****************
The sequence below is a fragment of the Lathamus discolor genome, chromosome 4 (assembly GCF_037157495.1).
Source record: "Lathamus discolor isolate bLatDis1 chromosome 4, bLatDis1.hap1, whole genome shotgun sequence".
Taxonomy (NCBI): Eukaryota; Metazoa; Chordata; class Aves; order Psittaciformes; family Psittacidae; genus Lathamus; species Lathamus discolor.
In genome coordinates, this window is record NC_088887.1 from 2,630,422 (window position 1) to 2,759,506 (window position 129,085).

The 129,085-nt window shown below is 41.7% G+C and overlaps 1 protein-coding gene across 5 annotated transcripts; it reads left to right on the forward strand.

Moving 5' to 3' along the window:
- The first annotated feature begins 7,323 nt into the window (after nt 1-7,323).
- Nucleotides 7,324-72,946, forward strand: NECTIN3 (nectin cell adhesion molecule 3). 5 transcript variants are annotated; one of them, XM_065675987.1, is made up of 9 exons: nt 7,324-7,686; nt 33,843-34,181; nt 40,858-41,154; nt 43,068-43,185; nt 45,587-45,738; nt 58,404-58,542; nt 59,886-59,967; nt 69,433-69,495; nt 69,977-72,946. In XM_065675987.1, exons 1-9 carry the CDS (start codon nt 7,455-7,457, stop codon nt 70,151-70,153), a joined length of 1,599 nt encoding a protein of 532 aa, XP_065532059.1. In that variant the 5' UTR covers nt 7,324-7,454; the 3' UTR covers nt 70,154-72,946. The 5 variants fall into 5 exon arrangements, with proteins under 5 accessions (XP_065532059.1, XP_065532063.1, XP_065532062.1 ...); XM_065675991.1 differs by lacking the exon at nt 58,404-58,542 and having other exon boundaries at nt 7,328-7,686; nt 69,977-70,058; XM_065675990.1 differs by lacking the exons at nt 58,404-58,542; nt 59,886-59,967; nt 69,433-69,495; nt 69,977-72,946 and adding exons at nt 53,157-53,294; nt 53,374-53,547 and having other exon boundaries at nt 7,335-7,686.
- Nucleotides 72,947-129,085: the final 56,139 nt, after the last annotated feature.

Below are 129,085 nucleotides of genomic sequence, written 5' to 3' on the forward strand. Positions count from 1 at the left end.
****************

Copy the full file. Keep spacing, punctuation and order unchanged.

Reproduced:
The sequence below is a fragment of the Lathamus discolor genome, chromosome 4 (assembly GCF_037157495.1).
Source record: "Lathamus discolor isolate bLatDis1 chromosome 4, bLatDis1.hap1, whole genome shotgun sequence".
Taxonomy (NCBI): Eukaryota; Metazoa; Chordata; class Aves; order Psittaciformes; family Psittacidae; genus Lathamus; species Lathamus discolor.
In genome coordinates, this window is record NC_088887.1 from 2,630,422 (window position 1) to 2,759,506 (window position 129,085).

The 129,085-nt window shown below is 41.7% G+C and overlaps 1 protein-coding gene across 5 annotated transcripts; it reads left to right on the forward strand.

Moving 5' to 3' along the window:
- The first annotated feature begins 7,323 nt into the window (after nt 1-7,323).
- Nucleotides 7,324-72,946, forward strand: NECTIN3 (nectin cell adhesion molecule 3). 5 transcript variants are annotated; one of them, XM_065675987.1, is made up of 9 exons: nt 7,324-7,686; nt 33,843-34,181; nt 40,858-41,154; nt 43,068-43,185; nt 45,587-45,738; nt 58,404-58,542; nt 59,886-59,967; nt 69,433-69,495; nt 69,977-72,946. In XM_065675987.1, exons 1-9 carry the CDS (start codon nt 7,455-7,457, stop codon nt 70,151-70,153), a joined length of 1,599 nt encoding a protein of 532 aa, XP_065532059.1. In that variant the 5' UTR covers nt 7,324-7,454; the 3' UTR covers nt 70,154-72,946. The 5 variants fall into 5 exon arrangements, with proteins under 5 accessions (XP_065532059.1, XP_065532063.1, XP_065532062.1 ...); XM_065675991.1 differs by lacking the exon at nt 58,404-58,542 and having other exon boundaries at nt 7,328-7,686; nt 69,977-70,058; XM_065675990.1 differs by lacking the exons at nt 58,404-58,542; nt 59,886-59,967; nt 69,433-69,495; nt 69,977-72,946 and adding exons at nt 53,157-53,294; nt 53,374-53,547 and having other exon boundaries at nt 7,335-7,686.
- Nucleotides 72,947-129,085: the final 56,139 nt, after the last annotated feature.

Below are 129,085 nucleotides of genomic sequence, written 5' to 3' on the forward strand. Positions count from 1 at the left end.